Disasters-earthquakes, floods, hurricanes, forest fires, or terrorist attacks-usually bring out selfless behavior as people band together to help those in need. Disasters and our responses to them are reminders that we are in a society together. Unfortunately, for at least the last fifty years, this image of one society has faded when we have tried to work out details for implementing universal health insurance in the United States. A large part of the disagreement about how to achieve universal coverage is over the extent to which we are willing to allow government to intervene in private markets. Yet disasters provide a blueprint for what the role of government might be to help private health insurance markets work more efficiently for everyone and to enable more people to obtain coverage.

Throughout our history, philosophical arguments about the role of government in a market-oriented society have shaped many of our laws and the division of responsibilities among the federal and state governments and the private sector. In the last three decades, economists and, increasingly, politicians have argued that the free market advances economic growth and opportunity more effectively than government policies intended to achieve such goals. This view rests on the widespread belief among American economists that competitive forces yield efficiency in both the production and the allocation of goods and services. Moving from a static to a dynamic context, economists also see free market competition as a strong spur to innovation. As the view has taken hold that competition yields efficiency in markets, policy-makers have paid increasing attention to the way in which government regulation might inhibit competition and incentives for companies in a market to be efficient. There is now a widespread belief among economists, policy analysts, and policy-makers that government should intervene in a market only when conditions for competition are not in place, and the market fails to be efficient.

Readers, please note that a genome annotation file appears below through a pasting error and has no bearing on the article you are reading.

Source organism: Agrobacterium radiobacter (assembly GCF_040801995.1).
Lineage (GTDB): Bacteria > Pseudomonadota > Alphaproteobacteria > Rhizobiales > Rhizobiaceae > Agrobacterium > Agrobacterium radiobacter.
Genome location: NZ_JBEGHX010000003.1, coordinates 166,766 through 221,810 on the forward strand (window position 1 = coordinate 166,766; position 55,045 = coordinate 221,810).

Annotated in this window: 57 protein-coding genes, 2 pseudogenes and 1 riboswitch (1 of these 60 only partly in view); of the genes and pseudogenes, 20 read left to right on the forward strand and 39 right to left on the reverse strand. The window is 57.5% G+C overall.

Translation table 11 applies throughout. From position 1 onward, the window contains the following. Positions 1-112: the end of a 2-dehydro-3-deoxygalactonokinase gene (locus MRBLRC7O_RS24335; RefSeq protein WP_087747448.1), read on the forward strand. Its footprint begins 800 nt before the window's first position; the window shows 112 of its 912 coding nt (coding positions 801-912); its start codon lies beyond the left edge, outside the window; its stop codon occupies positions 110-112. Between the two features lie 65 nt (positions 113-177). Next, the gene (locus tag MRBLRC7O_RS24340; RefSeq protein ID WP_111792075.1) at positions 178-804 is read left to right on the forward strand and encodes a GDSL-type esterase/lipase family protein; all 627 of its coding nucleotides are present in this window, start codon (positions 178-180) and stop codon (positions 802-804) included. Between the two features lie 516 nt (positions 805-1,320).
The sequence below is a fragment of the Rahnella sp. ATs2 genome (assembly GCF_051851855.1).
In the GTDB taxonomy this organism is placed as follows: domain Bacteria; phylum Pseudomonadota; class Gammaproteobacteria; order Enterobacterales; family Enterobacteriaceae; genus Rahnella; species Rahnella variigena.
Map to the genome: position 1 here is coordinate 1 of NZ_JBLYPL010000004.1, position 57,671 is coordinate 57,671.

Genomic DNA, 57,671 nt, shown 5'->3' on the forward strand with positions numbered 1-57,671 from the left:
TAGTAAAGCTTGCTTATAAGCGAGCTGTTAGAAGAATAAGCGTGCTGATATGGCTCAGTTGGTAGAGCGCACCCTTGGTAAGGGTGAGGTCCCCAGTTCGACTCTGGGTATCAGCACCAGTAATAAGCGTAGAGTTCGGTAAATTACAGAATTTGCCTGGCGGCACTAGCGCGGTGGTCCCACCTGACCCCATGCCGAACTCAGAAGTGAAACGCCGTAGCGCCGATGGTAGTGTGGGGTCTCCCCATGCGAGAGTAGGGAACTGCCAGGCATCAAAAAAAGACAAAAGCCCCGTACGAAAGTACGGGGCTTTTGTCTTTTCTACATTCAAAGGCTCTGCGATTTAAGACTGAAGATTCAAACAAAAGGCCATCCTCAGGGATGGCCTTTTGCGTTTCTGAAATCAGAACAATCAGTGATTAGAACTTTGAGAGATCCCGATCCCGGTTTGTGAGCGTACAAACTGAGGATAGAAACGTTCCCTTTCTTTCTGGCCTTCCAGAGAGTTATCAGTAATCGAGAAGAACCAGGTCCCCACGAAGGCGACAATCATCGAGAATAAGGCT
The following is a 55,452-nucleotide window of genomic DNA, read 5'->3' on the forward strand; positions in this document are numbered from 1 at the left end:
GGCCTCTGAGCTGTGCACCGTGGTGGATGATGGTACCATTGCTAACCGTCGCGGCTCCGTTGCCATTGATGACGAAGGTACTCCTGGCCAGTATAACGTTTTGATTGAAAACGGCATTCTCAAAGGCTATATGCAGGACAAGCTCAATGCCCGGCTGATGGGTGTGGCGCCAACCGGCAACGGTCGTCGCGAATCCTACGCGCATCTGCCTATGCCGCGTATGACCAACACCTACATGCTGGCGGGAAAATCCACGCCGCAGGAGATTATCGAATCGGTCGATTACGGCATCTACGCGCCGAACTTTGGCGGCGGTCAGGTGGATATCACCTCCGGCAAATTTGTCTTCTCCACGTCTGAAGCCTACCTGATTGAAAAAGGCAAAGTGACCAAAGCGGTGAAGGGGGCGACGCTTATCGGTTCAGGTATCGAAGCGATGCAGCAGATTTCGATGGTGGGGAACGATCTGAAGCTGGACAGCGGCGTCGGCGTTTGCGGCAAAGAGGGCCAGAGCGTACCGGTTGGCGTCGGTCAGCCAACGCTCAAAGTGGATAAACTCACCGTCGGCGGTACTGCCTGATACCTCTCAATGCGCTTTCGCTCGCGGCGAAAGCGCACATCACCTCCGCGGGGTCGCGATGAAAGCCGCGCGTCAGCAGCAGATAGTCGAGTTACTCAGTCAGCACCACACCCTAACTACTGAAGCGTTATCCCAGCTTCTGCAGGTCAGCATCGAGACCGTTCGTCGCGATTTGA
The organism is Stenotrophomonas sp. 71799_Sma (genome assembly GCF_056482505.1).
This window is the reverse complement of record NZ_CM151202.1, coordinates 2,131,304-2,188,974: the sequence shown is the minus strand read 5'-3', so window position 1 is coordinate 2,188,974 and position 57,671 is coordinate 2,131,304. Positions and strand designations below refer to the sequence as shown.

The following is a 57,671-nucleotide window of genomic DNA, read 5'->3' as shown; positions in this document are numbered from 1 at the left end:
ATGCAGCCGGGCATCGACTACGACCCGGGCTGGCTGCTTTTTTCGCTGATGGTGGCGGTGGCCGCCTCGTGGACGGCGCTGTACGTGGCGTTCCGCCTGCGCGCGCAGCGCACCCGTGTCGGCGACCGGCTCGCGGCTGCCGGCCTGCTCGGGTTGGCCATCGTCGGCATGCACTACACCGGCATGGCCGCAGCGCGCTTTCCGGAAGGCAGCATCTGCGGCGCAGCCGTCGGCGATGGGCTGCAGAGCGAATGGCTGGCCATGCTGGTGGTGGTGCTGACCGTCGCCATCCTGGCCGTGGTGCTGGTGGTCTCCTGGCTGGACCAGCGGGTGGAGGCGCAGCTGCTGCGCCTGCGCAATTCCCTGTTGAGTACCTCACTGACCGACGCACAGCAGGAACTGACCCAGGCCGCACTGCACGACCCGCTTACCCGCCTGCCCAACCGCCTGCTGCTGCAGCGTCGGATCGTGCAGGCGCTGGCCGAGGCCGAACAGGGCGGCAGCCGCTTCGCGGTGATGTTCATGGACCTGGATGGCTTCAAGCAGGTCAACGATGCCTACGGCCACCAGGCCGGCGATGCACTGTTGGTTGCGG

In the case of health insurance, the absence of a competitive market can arise for a variety of reasons. Within a geographic area, there are traditional concerns about monopolies. There are also more subtle concerns involving the role of information. Perfect competition requires that all market participants have perfect information on what is being bought and sold. By contrast, health insurance markets can be plagued by adverse selection-the phenomenon in which people who anticipate high medical care costs will be most likely to purchase health insurance. One consequence of the possibility of adverse selection is the extensive use of screening mechanisms by insurers to avoid high-risk (potentially high-cost) enrollees. This results in people who are perceived to be high-risk being unable to obtain coverage at affordable premiums, or denied coverage altogether. It also results in inefficiency in the health insurance markets as insurers invest in the non-productive efforts of screening to avoid high-risk people. Such efforts increase the costs of insurance for all who obtain coverage.